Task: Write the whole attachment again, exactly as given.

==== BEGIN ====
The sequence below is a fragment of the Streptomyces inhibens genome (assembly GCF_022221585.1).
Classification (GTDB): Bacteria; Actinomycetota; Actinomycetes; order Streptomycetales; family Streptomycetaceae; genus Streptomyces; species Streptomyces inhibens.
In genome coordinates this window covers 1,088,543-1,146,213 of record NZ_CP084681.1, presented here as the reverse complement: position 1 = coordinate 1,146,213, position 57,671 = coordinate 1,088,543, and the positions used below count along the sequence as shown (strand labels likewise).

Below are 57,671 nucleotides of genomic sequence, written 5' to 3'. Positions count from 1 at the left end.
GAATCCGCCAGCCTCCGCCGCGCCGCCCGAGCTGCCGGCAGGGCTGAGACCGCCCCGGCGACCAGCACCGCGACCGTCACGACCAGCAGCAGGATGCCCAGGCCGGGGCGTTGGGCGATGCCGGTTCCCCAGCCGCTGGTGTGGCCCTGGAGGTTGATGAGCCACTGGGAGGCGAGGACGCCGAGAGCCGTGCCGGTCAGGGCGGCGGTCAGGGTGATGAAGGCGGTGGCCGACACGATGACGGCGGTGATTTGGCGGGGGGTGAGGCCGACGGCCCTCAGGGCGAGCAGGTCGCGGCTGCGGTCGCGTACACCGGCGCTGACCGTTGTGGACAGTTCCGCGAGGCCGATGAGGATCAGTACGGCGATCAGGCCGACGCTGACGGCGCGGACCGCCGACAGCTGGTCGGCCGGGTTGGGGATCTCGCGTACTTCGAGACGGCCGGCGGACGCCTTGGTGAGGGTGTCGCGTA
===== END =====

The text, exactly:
The sequence below is a fragment of the Streptomyces inhibens genome (assembly GCF_022221585.1).
Classification (GTDB): Bacteria; Actinomycetota; Actinomycetes; order Streptomycetales; family Streptomycetaceae; genus Streptomyces; species Streptomyces inhibens.
In genome coordinates this window covers 1,088,543-1,146,213 of record NZ_CP084681.1, presented here as the reverse complement: position 1 = coordinate 1,146,213, position 57,671 = coordinate 1,088,543, and the positions used below count along the sequence as shown (strand labels likewise).

Below are 57,671 nucleotides of genomic sequence, written 5' to 3'. Positions count from 1 at the left end.
GAATCCGCCAGCCTCCGCCGCGCCGCCCGAGCTGCCGGCAGGGCTGAGACCGCCCCGGCGACCAGCACCGCGACCGTCACGACCAGCAGCAGGATGCCCAGGCCGGGGCGTTGGGCGATGCCGGTTCCCCAGCCGCTGGTGTGGCCCTGGAGGTTGATGAGCCACTGGGAGGCGAGGACGCCGAGAGCCGTGCCGGTCAGGGCGGCGGTCAGGGTGATGAAGGCGGTGGCCGACACGATGACGGCGGTGATTTGGCGGGGGGTGAGGCCGACGGCCCTCAGGGCGAGCAGGTCGCGGCTGCGGTCGCGTACACCGGCGCTGACCGTTGTGGACAGTTCCGCGAGGCCGATGAGGATCAGTACGGCGATCAGGCCGACGCTGACGGCGCGGACCGCCGACAGCTGGTCGGCCGGGTTGGGGATCTCGCGTACTTCGAGACGGCCGGCGGACGCCTTGGTGAGGGTGTCGCGTA